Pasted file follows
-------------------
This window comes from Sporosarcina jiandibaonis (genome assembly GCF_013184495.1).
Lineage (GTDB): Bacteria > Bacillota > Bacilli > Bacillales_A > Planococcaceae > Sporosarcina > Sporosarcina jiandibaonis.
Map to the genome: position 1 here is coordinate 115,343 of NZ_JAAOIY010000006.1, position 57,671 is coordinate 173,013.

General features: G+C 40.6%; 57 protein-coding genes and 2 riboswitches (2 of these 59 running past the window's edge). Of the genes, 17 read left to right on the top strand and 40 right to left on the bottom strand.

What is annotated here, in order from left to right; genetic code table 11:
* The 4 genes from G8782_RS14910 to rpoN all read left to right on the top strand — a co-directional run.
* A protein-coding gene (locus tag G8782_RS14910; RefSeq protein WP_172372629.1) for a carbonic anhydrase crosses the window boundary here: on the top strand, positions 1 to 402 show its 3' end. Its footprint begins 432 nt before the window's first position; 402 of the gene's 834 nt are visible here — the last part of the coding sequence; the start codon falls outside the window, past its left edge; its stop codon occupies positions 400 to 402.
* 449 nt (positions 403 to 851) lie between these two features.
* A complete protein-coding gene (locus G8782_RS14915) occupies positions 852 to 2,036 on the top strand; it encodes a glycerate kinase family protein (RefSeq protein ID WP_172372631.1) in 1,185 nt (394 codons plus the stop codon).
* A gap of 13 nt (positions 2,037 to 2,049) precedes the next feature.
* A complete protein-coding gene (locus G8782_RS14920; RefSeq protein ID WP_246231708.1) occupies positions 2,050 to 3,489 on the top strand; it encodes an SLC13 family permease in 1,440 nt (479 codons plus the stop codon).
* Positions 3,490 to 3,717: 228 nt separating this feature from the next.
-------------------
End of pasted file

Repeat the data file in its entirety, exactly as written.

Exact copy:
This window comes from Sporosarcina jiandibaonis (genome assembly GCF_013184495.1).
Lineage (GTDB): Bacteria > Bacillota > Bacilli > Bacillales_A > Planococcaceae > Sporosarcina > Sporosarcina jiandibaonis.
Map to the genome: position 1 here is coordinate 115,343 of NZ_JAAOIY010000006.1, position 57,671 is coordinate 173,013.

General features: G+C 40.6%; 57 protein-coding genes and 2 riboswitches (2 of these 59 running past the window's edge). Of the genes, 17 read left to right on the top strand and 40 right to left on the bottom strand.

What is annotated here, in order from left to right; genetic code table 11:
* The 4 genes from G8782_RS14910 to rpoN all read left to right on the top strand — a co-directional run.
* A protein-coding gene (locus tag G8782_RS14910; RefSeq protein WP_172372629.1) for a carbonic anhydrase crosses the window boundary here: on the top strand, positions 1 to 402 show its 3' end. Its footprint begins 432 nt before the window's first position; 402 of the gene's 834 nt are visible here — the last part of the coding sequence; the start codon falls outside the window, past its left edge; its stop codon occupies positions 400 to 402.
* 449 nt (positions 403 to 851) lie between these two features.
* A complete protein-coding gene (locus G8782_RS14915) occupies positions 852 to 2,036 on the top strand; it encodes a glycerate kinase family protein (RefSeq protein ID WP_172372631.1) in 1,185 nt (394 codons plus the stop codon).
* A gap of 13 nt (positions 2,037 to 2,049) precedes the next feature.
* A complete protein-coding gene (locus G8782_RS14920; RefSeq protein ID WP_246231708.1) occupies positions 2,050 to 3,489 on the top strand; it encodes an SLC13 family permease in 1,440 nt (479 codons plus the stop codon).
* Positions 3,490 to 3,717: 228 nt separating this feature from the next.